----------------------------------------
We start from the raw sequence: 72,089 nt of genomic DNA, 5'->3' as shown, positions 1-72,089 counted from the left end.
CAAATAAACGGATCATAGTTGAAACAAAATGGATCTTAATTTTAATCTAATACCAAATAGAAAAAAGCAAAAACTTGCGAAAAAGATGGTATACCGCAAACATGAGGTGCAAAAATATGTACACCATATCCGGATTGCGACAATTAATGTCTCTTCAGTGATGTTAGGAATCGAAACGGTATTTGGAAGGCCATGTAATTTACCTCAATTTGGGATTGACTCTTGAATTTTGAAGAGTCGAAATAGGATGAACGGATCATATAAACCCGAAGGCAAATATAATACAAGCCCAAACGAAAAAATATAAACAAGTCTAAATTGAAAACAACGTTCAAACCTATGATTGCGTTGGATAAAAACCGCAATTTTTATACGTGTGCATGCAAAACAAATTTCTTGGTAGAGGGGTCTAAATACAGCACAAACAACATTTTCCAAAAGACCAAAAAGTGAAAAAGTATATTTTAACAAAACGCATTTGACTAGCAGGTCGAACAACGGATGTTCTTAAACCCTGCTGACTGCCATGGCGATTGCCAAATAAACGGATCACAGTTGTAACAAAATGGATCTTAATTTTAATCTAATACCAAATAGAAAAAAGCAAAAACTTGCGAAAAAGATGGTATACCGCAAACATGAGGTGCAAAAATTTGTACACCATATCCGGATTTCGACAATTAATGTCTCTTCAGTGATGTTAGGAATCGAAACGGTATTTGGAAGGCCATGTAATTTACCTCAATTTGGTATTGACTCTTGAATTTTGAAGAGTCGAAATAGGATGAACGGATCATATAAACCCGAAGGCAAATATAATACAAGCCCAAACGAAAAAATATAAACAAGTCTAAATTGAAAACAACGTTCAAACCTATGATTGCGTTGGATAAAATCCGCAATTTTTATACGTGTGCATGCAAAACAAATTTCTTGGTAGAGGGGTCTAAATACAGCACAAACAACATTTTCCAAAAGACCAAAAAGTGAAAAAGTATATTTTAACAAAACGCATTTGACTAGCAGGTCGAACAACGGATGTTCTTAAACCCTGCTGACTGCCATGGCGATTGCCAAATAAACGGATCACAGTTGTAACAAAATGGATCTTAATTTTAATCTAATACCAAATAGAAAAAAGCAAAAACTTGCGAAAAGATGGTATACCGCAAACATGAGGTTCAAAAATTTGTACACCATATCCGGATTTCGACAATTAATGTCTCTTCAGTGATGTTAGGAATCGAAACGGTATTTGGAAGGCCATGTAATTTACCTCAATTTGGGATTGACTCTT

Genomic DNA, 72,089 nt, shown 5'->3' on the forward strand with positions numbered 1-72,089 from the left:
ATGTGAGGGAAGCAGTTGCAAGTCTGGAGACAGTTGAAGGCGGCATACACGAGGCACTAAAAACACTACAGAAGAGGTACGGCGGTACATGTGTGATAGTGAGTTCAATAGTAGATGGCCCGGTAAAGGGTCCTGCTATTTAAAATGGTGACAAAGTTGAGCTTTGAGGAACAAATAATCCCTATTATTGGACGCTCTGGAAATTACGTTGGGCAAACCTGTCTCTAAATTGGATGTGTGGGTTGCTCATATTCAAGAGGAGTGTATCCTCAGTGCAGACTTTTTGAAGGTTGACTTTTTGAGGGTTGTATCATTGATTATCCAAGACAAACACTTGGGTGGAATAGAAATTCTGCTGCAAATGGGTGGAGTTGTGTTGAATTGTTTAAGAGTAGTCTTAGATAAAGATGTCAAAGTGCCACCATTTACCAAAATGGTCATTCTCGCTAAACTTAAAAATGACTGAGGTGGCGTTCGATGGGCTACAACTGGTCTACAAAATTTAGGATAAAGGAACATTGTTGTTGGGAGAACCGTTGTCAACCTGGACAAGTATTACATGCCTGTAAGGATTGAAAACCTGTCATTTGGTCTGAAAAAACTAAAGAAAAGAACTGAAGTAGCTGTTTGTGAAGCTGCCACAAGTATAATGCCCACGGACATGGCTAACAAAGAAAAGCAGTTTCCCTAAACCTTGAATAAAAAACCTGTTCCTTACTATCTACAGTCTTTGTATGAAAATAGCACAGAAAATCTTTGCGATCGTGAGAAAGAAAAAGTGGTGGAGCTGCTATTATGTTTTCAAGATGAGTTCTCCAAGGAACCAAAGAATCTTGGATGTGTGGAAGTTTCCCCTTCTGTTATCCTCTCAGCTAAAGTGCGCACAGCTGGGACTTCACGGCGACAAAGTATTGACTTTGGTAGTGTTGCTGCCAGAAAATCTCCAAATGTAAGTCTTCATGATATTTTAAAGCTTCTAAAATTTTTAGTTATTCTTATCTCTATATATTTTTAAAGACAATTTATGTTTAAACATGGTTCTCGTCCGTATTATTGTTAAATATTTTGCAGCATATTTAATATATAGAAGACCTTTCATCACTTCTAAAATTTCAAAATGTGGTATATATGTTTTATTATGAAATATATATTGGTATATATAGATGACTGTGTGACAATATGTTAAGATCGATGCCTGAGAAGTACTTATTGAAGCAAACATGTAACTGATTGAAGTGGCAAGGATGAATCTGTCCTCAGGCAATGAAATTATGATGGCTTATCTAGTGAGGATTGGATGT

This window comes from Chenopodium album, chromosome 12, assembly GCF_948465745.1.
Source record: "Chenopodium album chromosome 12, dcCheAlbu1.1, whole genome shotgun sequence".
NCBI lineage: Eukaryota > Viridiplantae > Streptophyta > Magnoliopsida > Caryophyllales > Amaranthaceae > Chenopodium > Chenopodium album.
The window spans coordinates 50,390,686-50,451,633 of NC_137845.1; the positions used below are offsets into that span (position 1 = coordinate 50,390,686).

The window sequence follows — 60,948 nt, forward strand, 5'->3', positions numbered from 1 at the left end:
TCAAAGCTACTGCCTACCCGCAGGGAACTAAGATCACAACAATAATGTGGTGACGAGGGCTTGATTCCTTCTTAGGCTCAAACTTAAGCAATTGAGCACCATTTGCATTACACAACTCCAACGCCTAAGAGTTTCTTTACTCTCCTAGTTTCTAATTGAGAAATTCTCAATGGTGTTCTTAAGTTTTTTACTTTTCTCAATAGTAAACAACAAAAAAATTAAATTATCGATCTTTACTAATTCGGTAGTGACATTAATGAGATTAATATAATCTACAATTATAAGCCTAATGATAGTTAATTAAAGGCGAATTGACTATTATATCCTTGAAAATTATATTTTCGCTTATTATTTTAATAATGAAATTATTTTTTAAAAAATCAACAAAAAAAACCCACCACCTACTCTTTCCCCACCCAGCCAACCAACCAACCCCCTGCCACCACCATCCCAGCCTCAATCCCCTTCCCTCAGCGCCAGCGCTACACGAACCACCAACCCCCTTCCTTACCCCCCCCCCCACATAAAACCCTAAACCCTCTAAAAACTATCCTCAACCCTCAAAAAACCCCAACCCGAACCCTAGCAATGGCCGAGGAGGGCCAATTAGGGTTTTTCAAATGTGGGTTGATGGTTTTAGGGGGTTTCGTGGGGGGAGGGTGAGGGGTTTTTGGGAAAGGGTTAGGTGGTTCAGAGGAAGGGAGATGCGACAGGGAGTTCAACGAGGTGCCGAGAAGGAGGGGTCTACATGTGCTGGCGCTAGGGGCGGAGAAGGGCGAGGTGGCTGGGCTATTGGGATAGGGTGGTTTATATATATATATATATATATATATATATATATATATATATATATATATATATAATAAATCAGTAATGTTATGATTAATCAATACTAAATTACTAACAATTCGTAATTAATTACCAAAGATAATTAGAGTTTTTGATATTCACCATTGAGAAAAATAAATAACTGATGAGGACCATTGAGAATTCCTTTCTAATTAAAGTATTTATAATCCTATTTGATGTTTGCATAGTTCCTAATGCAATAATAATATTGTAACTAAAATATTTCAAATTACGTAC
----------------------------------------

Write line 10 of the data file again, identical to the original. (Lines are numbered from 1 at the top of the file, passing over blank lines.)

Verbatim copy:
TCAAAGCTACTGCCTACCCGCAGGGAACTAAGATCACAACAATAATGTGGTGACGAGGGCTTGATTCCTTCTTAGGCTCAAACTTAAGCAATTGAGCACCATTTGCATTACACAACTCCAACGCCTAAGAGTTTCTTTACTCTCCTAGTTTCTAATTGAGAAATTCTCAATGGTGTTCTTAAGTTTTTTACTTTTCTCAATAGTAAACAACAAAAAAATTAAATTATCGATCTTTACTAATTCGGTAGTGACATTAATGAGATTAATATAATCTACAATTATAAGCCTAATGATAGTTAATTAAAGGCGAATTGACTATTATATCCTTGAAAATTATATTTTCGCTTATTATTTTAATAATGAAATTATTTTTTAAAAAATCAACAAAAAAAACCCACCACCTACTCTTTCCCCACCCAGCCAACCAACCAACCCCCTGCCACCACCATCCCAGCCTCAATCCCCTTCCCTCAGCGCCAGCGCTACACGAACCACCAACCCCCTTCCTTACCCCCCCCCCCACATAAAACCCTAAACCCTCTAAAAACTATCCTCAACCCTCAAAAAACCCCAACCCGAACCCTAGCAATGGCCGAGGAGGGCCAATTAGGGTTTTTCAAATGTGGGTTGATGGTTTTAGGGGGTTTCGTGGGGGGAGGGTGAGGGGTTTTTGGGAAAGGGTTAGGTGGTTCAGAGGAAGGGAGATGCGACAGGGAGTTCAACGAGGTGCCGAGAAGGAGGGGTCTACATGTGCTGGCGCTAGGGGCGGAGAAGGGCGAGGTGGCTGGGCTATTGGGATAGGGTGGTTTATATATATATATATATATATATATATATATATATATATATATATATATATATAATAAATCAGTAATGTTATGATTAATCAATACTAAATTACTAACAATTCGTAATTAATTACCAAAGATAATTAGAGTTTTTGATATTCACCATTGAGAAAAATAAATAACTGATGAGGACCATTGAGAATTCCTTTCTAATTAAAGTATTTATAATCCTATTTGATGTTTGCATAGTTCCTAATGCAATAATAATATTGTAACTAAAATATTTCAAATTACGTAC